Is The Internet Accelerating The Disruption Of Religion?
We’ve long since made the point that religion is one of the best examples of the efficacy of marketing. Take your personal beliefs out of the picture and think critically about it for a moment: people are persuaded to believe in a story and follow a group of others without any real evidence. Other than marketing.
How so? Religion is in essence an ideavirus, one children are infected with at a young age by their parents. As noted in my previous thread on religion and marketing, here are some commonalities between religions and businesses from a marketing viewpoint:
- Countless religions the world over have packaged a compelling story which has been improved and edited for generations.
- Religious leaders wrap their story in messaging and jargon that feels legitimate to many people.
- Religion offers both tangible benefits (community) and intangible benefits (promise of afterlife) at both a monetary and time cost to you.
- Religion successfully rallies people the world over to publicly brand themselves as subscribers and work without any compensation as word of mouth marketers to attract new members to their religious brand of choice.
- Religions have logos.
- People gather at their religion of choice’s physical location with frequency.
- People celebrate during established days during which they devote time, make purchases and give resources to their religion of choice.
- Other viewpoints and even science are told to be wrong, because questioning truth has been blocked by design.
- Religion fights change to keep itself relevant by updating or changing its messages, its appearance and the manner it spreads.
I know this is a taboo subject but that’s exactly the reason we don’t shy away from it here. It needs more discussion in the context of marketing. Scared of that? You’re in the wrong industry. In an internet-powered world, we need to be closer to sociologists, taking a data-driven approach to what we do and be comfortable analyzing what is happening around us. This needs to happen before we infuse any creativity or emotion with our ideas.
Science has already disproven much of the religious beliefs that were previously widespread. I’d argue the internet is accelerating this and as marketers we need to understand how and why all ideas spread throughout society: especially those that get disrupted.
Here are two ways I see the web disrupting religion:
1. Splitting the world vertically by interest
As a digitally-savvy generation grows up connected to each other, to research and to a myriads of opinions, we are nurturing a media-literate culture capable of critical thinking and independent decision making. Such a group is less likely to accept what they are taught as fact without evidence.
I’ve noticed this subjectively in my own experiences in life: it is becoming increasingly difficult to find those my own age who attend religious services on a regular basis or who believe in a religion as a pivotal part of their life.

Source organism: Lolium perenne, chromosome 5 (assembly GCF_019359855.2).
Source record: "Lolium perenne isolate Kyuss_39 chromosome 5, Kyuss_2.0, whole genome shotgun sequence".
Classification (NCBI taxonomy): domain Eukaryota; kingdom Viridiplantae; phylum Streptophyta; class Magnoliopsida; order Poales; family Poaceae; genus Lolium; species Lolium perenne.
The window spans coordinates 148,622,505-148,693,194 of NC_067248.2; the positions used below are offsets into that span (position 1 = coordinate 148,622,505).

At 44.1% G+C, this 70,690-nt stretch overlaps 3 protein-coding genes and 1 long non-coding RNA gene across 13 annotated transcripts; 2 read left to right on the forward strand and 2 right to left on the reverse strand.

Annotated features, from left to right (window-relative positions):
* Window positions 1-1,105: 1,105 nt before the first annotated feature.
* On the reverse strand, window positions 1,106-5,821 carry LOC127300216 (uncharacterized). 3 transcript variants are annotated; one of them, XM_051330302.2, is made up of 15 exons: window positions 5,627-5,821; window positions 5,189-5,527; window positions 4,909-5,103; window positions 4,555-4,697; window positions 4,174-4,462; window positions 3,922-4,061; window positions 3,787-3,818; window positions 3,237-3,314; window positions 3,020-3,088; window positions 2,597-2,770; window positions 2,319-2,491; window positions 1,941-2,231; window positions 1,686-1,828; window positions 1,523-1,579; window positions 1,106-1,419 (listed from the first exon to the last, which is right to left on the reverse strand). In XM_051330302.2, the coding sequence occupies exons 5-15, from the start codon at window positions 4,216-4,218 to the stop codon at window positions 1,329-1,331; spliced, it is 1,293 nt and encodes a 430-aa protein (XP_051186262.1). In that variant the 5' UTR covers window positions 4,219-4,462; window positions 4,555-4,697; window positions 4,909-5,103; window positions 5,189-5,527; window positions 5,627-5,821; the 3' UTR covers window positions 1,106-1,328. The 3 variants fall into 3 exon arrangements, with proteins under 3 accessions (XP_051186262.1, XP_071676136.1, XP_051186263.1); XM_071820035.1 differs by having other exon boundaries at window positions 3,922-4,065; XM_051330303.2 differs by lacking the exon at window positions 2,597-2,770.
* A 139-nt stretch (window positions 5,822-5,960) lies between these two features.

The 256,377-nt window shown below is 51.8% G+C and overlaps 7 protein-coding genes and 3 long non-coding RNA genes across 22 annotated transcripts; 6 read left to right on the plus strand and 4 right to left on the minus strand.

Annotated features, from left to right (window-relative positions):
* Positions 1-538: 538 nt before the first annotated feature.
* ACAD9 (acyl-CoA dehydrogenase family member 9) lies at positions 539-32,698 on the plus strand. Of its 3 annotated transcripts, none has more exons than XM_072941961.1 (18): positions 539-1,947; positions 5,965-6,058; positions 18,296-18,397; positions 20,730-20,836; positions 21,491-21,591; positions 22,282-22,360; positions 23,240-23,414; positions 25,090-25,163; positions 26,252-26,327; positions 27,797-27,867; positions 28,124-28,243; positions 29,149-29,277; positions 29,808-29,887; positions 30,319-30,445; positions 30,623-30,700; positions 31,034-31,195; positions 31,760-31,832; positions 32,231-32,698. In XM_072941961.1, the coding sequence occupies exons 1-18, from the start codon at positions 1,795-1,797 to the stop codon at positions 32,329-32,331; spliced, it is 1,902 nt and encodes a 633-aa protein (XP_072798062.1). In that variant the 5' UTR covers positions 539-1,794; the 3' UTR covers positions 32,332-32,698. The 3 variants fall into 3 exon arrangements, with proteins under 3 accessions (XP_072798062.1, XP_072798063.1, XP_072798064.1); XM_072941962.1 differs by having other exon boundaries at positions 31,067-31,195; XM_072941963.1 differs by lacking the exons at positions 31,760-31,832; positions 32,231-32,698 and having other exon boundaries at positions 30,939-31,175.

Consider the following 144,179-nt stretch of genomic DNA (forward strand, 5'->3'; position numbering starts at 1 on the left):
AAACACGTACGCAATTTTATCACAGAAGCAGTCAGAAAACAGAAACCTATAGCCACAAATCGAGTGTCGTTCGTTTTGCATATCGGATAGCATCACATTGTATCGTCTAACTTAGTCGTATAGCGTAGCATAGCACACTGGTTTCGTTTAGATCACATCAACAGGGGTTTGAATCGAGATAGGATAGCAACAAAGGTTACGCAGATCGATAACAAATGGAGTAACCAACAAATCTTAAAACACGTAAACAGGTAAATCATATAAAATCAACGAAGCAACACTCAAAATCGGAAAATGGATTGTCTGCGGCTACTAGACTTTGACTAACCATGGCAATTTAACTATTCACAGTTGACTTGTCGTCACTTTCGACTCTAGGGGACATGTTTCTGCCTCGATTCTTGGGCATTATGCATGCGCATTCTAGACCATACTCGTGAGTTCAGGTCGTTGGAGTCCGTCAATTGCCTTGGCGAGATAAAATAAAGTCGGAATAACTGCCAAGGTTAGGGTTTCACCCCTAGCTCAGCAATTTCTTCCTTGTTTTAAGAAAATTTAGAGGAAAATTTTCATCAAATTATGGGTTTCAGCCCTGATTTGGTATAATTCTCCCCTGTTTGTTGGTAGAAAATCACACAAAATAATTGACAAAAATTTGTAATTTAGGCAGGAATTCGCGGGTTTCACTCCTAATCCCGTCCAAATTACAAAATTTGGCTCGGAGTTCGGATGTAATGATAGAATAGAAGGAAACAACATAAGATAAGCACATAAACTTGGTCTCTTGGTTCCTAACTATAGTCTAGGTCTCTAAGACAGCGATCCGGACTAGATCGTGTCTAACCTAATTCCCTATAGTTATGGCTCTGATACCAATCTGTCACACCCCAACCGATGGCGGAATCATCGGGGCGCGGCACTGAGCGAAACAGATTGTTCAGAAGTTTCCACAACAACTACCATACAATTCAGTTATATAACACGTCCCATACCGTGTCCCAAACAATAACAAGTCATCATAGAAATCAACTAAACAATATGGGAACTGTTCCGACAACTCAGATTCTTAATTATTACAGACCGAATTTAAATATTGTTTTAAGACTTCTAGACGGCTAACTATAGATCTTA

Instead of religion which is in a sense horizontal, the web is splitting the world and our time vertically: connecting us around common interests we are passionate about. Whether sports, music, knitting or other interest, we now have a mechanism to create communities around anything. Not simply a common religious belief that was passed down to by our tribes. We are breaking down our culture on a more specific level of interest in a fashion that is location agnostic.
2. Building a database of referential content
Through link journalism, the web is spreading the notion of referential (verifiably so) content. Despite the media’s unfortunate rush to publish information, scientists, researchers and professors are making available a volume of content in the public domain never before possible. Individuals and subject matter experts are adding context. Future generations will benefit from a more threaded and nested library of content that is instantly accessible. Including a history of current and past religious beliefs alongside scientific data.
If you dig even a bit into the past, our society had common beliefs that have been proven wrong. For example, we used to think some people were witches, Ra was the Sun god, leeches cured illness, etc. It is my hypothesis that an open-information society will cause belief in religion to eventually tip to the side or irrelevance in the future as we build upon the information available to us. It may take several decades, or perhaps even a century due to how deep religion is ingrained in our society, but I think we will eventually move away from it.
As a marketer, I think it is a fascinating time to be alive and watch as something which previously reigned supreme gets disrupted. I also think that is half the fun of the web and the world we live in: creative destruction and replacing past beliefs, companies and trends with new ones.
I’m curious what you think and was hoping to engage the community here – regardless of belief – in a discussion on how the internet is affecting religion.
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